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Ever see a naturopath?

Dogmama2011-11-09 02:20:37 +0000 #1
I have some inflammatory condition that nobody can define. My rhuematologist calls it something like "general inflammation" - big help. I've had arthritis all my life & I'm now doing hand surgeries because the infrastructure is giving out. She also tells me I need to be off of my heavy duty NSAID that I've taken for 15 years (no way, I wouldn't be able to move). No help there.

I'm seeing a naturopath in a week for some help. She has been highly recommended by a woman who said she stopped her hot flashes (that would be really nice too!) I'm a little skeptical, having worked at a University where "if it couldn't be proved by a double blind study it isn't science." Although, I did work for Andrew Weil for awhile & saw many people helped by his residents. They are very expensive, insurance doesn't cover it & they want cash up front.

Has anybody been helped by a naturopath? This lady worked with Andy's crew as a preceptor so she should know her beans (ha ha - pun intended.)
Muirenn2011-11-09 02:24:21 +0000 #2
I prefer chiropractic for holistic medicine.

And though I've never tried acupuncture, that sounds more reasonable for the issues you mentioned than naturopathy.
Sky King2011-11-09 02:55:28 +0000 #3
I have used and still use a naturopath. I also took my father when he was 83 and the two supplements he takes caused his physician to say "what ever you are doing, keep doing it" I discovered I was allergic to Soy by visiting mine when I thought I had the flu. Also a very good friend has been able to go off her blood pressure medication after starting supplements from the same naturopath. You have nothing to lose by trying. Good Luck!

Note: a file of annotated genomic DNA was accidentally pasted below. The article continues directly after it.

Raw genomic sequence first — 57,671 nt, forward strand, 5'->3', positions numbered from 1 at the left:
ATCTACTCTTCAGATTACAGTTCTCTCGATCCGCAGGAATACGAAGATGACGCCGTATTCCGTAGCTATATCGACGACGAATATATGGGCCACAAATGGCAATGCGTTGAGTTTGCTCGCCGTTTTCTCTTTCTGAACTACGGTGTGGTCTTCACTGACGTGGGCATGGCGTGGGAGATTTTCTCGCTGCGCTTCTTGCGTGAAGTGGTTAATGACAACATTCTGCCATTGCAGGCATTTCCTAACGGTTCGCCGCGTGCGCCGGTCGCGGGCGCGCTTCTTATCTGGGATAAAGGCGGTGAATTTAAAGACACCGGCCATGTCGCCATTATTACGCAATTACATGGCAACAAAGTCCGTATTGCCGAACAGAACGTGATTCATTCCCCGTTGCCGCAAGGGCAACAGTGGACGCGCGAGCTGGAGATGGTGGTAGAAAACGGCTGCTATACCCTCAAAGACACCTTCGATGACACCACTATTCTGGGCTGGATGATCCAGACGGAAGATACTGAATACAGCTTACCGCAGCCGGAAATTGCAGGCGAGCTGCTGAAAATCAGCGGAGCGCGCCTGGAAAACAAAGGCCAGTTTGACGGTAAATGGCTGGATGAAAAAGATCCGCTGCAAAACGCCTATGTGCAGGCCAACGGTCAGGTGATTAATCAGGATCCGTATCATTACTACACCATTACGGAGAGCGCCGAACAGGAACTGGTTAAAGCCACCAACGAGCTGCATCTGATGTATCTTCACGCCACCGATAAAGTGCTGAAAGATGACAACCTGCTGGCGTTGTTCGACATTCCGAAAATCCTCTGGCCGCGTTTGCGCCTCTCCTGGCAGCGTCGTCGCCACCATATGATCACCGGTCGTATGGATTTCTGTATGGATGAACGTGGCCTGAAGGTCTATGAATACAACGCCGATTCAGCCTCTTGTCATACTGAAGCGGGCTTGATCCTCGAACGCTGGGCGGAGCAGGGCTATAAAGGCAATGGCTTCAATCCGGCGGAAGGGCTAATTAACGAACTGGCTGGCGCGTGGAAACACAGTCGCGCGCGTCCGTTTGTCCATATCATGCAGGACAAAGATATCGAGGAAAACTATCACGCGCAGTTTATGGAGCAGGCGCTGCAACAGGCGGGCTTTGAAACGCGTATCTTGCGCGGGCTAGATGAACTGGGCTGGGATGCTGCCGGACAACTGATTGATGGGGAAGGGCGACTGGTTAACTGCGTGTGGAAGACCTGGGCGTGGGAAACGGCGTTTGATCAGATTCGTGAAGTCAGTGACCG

Cataboo2011-11-09 03:34:47 +0000 #4
One of my good friends is a naturopath.... She also works in a research lab, but she doesn't seem to apply her science to being a naturopath.

Alot of it does seem to be common sense and alot of the herbs used historically have helped people... And in general it seems harmless to try. And some of it just makes me hold my head in my hands...

When she was looking for highly concentrated hydrogen peroxide to add to her bath to aerate her skin because some doctor in some class told them to do that...

She does often try to help me, and I guess the reality is that nothing she tells me makes enough sense that I bother to try it... My wrist issues will go away if I stop eating corn. Or stopping to eat wheat will do such and such... And the reality is that I don't eat much of either of those products anyways, I grew up with an asian mother, so my diet has a lot of fruits & vegetables, rice, and not much wheat or corn to begin with.

If you've got a chronic inflammation problem - I could see cutting back to a simple diet and slowly adding things back would quite possibly help you, because a lot of people seem to have wheat or whatever intolerances lately that just cause low level issues.

There are some foods with anti-inflammatory properties - olive oil has something that's related to ibuprofen in it, so adding more of those to your diet may help you.

The other thing that may help you is seeing if you can find an intestinal parasite or two - give your immune system something to make a productive immune response against and it may reprogram it from the non-productive one that you're making.

It's periodically in the news that giving worms to IBD sufferers makes them better, as does giving hook worms to asthma sufferers...

query.nytimes.com/gs...32A35754C0A96E9C8B63
Muirenn2011-11-09 03:20:49 +0000 #5
Nutrition Data includes inflammatory information for all its foods. Wheat bran bread has an inflammatory factor of -49: nutritiondata.self.c...aked-products/4870/2 , so mildly inflammatory. Look at the box under the Caloric Ratio chart.

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